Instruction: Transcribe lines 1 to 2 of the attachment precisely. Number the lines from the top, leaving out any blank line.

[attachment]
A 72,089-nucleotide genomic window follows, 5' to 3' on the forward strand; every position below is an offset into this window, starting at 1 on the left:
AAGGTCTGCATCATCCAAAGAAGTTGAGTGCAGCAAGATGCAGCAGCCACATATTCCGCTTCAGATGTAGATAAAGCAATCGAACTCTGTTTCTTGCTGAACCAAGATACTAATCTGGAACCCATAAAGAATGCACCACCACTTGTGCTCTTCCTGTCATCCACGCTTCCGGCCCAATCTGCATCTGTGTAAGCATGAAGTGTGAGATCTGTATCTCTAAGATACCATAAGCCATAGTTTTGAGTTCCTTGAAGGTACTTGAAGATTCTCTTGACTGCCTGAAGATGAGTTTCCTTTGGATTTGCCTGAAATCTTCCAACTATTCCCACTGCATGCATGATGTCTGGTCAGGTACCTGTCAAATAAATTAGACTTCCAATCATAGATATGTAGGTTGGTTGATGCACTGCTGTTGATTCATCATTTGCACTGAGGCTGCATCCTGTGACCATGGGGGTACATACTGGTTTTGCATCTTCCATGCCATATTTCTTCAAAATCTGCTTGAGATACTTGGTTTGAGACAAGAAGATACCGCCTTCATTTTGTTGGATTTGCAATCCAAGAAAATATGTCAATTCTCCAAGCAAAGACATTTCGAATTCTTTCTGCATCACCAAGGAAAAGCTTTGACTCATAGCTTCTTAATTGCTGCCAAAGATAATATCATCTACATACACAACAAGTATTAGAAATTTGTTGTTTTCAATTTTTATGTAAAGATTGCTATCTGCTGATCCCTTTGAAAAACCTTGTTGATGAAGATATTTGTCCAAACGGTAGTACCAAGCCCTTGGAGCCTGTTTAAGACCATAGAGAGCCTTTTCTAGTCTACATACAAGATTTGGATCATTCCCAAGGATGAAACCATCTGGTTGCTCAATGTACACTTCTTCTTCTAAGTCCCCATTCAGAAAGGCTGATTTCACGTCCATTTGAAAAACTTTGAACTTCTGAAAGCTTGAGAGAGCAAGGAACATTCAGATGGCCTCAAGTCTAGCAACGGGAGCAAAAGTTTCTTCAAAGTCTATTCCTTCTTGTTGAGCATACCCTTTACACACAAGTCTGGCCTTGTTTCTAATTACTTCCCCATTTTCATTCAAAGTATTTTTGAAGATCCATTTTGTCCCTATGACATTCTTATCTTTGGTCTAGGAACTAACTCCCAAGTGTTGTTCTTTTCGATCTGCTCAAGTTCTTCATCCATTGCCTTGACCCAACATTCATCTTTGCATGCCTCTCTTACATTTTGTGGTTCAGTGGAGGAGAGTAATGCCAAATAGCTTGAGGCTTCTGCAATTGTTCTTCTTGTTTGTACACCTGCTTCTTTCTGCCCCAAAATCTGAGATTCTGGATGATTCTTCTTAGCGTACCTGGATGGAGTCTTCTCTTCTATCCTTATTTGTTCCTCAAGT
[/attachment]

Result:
A 72,089-nucleotide genomic window follows, 5' to 3' on the forward strand; every position below is an offset into this window, starting at 1 on the left:
AAGGTCTGCATCATCCAAAGAAGTTGAGTGCAGCAAGATGCAGCAGCCACATATTCCGCTTCAGATGTAGATAAAGCAATCGAACTCTGTTTCTTGCTGAACCAAGATACTAATCTGGAACCCATAAAGAATGCACCACCACTTGTGCTCTTCCTGTCATCCACGCTTCCGGCCCAATCTGCATCTGTGTAAGCATGAAGTGTGAGATCTGTATCTCTAAGATACCATAAGCCATAGTTTTGAGTTCCTTGAAGGTACTTGAAGATTCTCTTGACTGCCTGAAGATGAGTTTCCTTTGGATTTGCCTGAAATCTTCCAACTATTCCCACTGCATGCATGATGTCTGGTCAGGTACCTGTCAAATAAATTAGACTTCCAATCATAGATATGTAGGTTGGTTGATGCACTGCTGTTGATTCATCATTTGCACTGAGGCTGCATCCTGTGACCATGGGGGTACATACTGGTTTTGCATCTTCCATGCCATATTTCTTCAAAATCTGCTTGAGATACTTGGTTTGAGACAAGAAGATACCGCCTTCATTTTGTTGGATTTGCAATCCAAGAAAATATGTCAATTCTCCAAGCAAAGACATTTCGAATTCTTTCTGCATCACCAAGGAAAAGCTTTGACTCATAGCTTCTTAATTGCTGCCAAAGATAATATCATCTACATACACAACAAGTATTAGAAATTTGTTGTTTTCAATTTTTATGTAAAGATTGCTATCTGCTGATCCCTTTGAAAAACCTTGTTGATGAAGATATTTGTCCAAACGGTAGTACCAAGCCCTTGGAGCCTGTTTAAGACCATAGAGAGCCTTTTCTAGTCTACATACAAGATTTGGATCATTCCCAAGGATGAAACCATCTGGTTGCTCAATGTACACTTCTTCTTCTAAGTCCCCATTCAGAAAGGCTGATTTCACGTCCATTTGAAAAACTTTGAACTTCTGAAAGCTTGAGAGAGCAAGGAACATTCAGATGGCCTCAAGTCTAGCAACGGGAGCAAAAGTTTCTTCAAAGTCTATTCCTTCTTGTTGAGCATACCCTTTACACACAAGTCTGGCCTTGTTTCTAATTACTTCCCCATTTTCATTCAAAGTATTTTTGAAGATCCATTTTGTCCCTATGACATTCTTATCTTTGGTCTAGGAACTAACTCCCAAGTGTTGTTCTTTTCGATCTGCTCAAGTTCTTCATCCATTGCCTTGACCCAACATTCATCTTTGCATGCCTCTCTTACATTTTGTGGTTCAGTGGAGGAGAGTAATGCCAAATAGCTTGAGGCTTCTGCAATTGTTCTTCTTGTTTGTACACCTGCTTCTTTCTGCCCCAAAATCTGAGATTCTGGATGATTCTTCTTAGCGTACCTGGATGGAGTCTTCTCTTCTATCCTTATTTGTTCCTCAAGT